If you remember SparkNotes or CliffNotes from high school English class, this is going to sound very familiar — the Blinkist app gives you 15-minute book summaries (text or audio) from a library of over 3,000 popular nonfiction books.
When I first heard about Blinkist, I was not a fan.
There’s no way that a quick summary can substitute taking the time to engage with a full book. At best, it gives people the illusion that they’re smarter because they feel like they’re finishing a book every day. If you asked them to elaborate on the concepts they learned a few days later, I imagine that most people would only have a vague idea.
That being said, there’s potential for platforms like Blinkist to nurture meaningful engagement with non-fiction books. Let’s explore a few possibilities.
Before you dive into a non-fiction book, you might want to see if it’s worth reading. This is the ideal scenario for taking advantage of a 15-minute book summary — listen to the main ideas and decide whether you want to read the book.
Ideally, these summaries would actually be created by the authors themselves. Even though many people will probably never make it past the summary, it’s a great way for authors to hook readers that wouldn’t have otherwise found their book to begin with.
As an additional benefit, this will disincentivize authors who write 250-page books filled with fluff when they only really need 10% of that to get their idea across.
The main drawback of Blinkist is the low retention rate of concepts learned.
To counteract this, I would love to see the integration of spaced repetition — a powerful memory system that ensures retention. The basic idea is to repeatedly review a piece of information until it is committed to your long-term memory (learn more).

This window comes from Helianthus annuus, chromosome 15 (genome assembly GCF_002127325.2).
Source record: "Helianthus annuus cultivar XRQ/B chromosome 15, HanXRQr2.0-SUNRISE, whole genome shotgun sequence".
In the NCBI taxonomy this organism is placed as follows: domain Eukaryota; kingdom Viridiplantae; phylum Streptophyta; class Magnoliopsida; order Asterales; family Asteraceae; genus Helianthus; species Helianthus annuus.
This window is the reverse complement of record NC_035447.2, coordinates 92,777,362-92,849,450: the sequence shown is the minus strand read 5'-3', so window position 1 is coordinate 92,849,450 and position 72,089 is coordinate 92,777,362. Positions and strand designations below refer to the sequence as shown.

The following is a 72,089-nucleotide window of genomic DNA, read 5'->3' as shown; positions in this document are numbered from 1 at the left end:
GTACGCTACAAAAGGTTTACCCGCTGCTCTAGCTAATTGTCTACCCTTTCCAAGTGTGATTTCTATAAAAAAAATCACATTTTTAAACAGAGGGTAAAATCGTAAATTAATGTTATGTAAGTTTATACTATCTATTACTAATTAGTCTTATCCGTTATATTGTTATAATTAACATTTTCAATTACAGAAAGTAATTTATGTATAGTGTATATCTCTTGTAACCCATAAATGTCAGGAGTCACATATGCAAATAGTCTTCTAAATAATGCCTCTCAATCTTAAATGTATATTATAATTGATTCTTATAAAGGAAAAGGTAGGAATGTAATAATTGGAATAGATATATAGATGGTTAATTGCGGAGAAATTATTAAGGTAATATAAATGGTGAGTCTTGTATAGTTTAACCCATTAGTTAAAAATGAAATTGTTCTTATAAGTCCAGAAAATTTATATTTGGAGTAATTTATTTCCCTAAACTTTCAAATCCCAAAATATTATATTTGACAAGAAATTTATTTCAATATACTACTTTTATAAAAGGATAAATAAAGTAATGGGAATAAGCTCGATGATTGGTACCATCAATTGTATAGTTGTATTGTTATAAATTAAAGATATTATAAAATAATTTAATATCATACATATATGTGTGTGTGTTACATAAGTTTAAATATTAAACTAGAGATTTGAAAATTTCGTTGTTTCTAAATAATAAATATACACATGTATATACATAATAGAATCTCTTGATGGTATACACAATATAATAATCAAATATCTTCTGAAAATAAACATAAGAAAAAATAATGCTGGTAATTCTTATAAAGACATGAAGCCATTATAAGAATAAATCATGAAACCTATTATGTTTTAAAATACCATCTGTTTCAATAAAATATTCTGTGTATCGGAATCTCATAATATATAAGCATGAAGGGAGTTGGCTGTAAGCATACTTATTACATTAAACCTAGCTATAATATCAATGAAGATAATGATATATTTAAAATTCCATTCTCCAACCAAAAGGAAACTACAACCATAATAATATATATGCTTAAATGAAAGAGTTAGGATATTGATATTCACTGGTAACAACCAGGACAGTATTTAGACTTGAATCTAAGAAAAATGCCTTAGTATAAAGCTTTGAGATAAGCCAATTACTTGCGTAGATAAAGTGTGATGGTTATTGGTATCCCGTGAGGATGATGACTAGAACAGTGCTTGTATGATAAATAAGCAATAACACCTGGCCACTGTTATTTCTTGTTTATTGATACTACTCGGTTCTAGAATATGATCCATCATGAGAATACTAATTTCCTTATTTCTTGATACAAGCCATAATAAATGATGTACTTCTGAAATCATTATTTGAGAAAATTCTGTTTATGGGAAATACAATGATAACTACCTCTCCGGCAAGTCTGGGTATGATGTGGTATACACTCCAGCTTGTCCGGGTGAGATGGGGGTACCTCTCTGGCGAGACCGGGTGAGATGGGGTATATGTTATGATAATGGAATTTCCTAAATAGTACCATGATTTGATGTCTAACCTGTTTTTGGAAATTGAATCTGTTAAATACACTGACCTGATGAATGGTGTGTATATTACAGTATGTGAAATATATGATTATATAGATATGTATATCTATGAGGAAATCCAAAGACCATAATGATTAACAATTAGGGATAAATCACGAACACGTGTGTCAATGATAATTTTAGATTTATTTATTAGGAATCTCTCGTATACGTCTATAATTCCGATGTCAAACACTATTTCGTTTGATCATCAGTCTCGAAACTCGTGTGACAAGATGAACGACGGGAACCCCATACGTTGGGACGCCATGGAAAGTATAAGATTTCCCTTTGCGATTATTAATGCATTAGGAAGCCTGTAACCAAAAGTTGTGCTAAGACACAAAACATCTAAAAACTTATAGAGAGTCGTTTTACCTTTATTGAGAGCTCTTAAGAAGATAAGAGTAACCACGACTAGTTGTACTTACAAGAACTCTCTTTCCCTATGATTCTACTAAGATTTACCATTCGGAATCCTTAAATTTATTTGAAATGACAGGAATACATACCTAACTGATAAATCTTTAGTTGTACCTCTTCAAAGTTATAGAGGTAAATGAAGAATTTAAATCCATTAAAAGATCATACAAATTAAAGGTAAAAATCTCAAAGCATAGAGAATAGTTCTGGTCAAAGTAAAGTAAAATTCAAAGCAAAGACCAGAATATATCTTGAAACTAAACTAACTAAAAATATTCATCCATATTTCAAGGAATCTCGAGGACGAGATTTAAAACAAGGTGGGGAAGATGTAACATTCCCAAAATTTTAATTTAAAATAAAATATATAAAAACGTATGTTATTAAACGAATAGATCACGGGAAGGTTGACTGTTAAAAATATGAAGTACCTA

Lucid, a Blinkist competitor, has a feature where there’s a mini-quiz after each chapter to make sure that you’re paying attention and retaining the content.
In the future, authors might create a set of review cards that are meant to test your understanding of the book and compliment the reading experience. Even after finishing a book, these cards would occasionally be surfaced for review so that important ideas can stay embedded in long-term memory.
As our world gets increasingly digital, I imagine that authors of the future will want to provide create online experiences to accompany their physical books. Platforms like Blinkist or Lucid (or their successors) have the potential to provide authors with a set of tools to enrich the reading experience - from high-level summaries to review cards.
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